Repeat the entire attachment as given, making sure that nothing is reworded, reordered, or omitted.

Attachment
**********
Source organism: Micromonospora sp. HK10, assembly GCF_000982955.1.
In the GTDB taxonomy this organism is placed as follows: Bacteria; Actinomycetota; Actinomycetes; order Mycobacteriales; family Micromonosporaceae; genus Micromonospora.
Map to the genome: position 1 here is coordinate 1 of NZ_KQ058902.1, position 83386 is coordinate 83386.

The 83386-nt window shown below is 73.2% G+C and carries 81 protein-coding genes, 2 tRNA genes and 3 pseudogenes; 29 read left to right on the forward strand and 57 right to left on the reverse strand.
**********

Source organism: Micromonospora sp. HK10, assembly GCF_000982955.1.
In the GTDB taxonomy this organism is placed as follows: Bacteria; Actinomycetota; Actinomycetes; order Mycobacteriales; family Micromonosporaceae; genus Micromonospora.
Map to the genome: position 1 here is coordinate 1 of NZ_KQ058902.1, position 83386 is coordinate 83386.

The 83386-nt window shown below is 73.2% G+C and carries 81 protein-coding genes, 2 tRNA genes and 3 pseudogenes; 29 read left to right on the forward strand and 57 right to left on the reverse strand.